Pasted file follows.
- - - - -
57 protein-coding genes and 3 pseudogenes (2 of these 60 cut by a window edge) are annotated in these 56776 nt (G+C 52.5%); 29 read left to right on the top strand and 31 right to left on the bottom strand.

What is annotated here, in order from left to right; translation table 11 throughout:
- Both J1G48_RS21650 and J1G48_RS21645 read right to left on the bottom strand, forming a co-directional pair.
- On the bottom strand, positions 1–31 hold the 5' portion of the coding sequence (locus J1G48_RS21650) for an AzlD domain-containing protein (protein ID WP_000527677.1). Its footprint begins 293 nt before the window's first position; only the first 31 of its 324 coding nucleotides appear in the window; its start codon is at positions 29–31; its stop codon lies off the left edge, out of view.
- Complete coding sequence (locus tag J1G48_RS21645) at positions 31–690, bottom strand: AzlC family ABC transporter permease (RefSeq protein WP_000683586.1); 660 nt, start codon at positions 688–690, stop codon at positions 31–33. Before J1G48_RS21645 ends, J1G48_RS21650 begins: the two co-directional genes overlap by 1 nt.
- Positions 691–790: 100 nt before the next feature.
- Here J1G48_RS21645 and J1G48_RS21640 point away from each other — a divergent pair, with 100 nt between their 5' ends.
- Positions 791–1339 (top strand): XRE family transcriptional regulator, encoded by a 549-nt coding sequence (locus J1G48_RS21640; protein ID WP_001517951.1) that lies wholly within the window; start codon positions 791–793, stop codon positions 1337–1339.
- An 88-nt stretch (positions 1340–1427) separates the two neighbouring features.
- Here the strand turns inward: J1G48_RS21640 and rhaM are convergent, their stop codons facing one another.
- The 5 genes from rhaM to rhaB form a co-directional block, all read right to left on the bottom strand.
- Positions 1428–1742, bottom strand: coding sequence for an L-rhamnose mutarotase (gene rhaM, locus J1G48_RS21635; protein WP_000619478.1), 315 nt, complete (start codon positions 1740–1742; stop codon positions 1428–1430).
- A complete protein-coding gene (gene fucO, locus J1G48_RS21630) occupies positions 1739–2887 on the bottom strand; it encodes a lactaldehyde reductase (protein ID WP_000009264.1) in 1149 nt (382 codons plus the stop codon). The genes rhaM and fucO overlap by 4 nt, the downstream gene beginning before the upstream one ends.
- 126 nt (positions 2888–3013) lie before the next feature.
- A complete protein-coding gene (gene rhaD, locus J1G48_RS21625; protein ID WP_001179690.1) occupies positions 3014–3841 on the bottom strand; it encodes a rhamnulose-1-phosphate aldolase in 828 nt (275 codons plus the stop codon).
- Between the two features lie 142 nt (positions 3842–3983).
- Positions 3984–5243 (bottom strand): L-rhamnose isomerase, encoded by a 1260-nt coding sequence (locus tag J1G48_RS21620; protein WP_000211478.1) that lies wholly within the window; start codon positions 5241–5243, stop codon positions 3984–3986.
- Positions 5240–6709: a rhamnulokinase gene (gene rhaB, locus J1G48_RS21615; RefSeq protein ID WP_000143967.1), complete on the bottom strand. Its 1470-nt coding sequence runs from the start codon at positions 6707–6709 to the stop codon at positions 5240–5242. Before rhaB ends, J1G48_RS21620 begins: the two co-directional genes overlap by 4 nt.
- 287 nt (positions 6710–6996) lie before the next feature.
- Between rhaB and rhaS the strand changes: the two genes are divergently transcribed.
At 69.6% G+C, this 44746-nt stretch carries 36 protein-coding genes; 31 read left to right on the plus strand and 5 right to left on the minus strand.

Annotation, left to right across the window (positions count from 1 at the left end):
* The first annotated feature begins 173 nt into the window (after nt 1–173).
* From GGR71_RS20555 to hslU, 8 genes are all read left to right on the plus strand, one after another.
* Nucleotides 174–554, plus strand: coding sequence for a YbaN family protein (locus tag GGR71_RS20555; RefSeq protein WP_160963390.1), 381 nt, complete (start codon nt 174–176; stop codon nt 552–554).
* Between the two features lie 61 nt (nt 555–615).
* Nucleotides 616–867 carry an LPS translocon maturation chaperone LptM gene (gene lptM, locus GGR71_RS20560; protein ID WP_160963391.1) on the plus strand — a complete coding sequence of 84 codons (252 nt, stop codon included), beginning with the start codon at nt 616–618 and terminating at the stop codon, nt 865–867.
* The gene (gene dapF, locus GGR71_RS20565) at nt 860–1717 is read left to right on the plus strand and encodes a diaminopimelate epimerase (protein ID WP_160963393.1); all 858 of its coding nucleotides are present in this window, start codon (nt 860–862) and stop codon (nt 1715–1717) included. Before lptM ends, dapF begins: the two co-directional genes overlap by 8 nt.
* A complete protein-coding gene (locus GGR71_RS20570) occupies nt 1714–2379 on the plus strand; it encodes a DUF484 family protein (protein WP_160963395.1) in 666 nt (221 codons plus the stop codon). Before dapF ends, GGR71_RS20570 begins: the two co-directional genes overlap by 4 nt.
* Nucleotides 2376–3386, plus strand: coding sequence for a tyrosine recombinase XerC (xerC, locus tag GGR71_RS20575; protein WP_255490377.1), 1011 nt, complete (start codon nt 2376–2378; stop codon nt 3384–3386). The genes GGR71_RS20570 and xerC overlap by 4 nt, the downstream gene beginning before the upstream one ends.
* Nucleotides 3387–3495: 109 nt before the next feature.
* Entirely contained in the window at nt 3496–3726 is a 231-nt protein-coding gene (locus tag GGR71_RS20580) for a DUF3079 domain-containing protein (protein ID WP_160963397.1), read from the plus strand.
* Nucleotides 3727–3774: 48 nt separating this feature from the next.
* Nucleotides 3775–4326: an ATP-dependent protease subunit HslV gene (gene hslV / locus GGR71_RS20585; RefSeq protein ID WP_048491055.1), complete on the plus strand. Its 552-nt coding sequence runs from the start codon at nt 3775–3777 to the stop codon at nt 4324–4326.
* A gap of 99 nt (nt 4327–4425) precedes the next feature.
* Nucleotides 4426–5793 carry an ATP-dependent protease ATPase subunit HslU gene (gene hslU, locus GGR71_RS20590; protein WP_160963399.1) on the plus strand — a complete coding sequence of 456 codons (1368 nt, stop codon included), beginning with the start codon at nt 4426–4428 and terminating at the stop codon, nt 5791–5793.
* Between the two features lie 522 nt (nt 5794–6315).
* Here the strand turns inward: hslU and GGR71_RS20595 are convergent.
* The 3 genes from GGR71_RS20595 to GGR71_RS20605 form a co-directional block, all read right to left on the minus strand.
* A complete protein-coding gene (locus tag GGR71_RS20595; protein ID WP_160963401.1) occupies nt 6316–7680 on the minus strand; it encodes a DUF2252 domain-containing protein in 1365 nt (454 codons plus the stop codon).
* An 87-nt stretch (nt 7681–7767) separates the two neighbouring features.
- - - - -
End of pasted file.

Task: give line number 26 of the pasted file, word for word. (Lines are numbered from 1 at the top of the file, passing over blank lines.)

* Between the two features lie 61 nt (nt 555–615).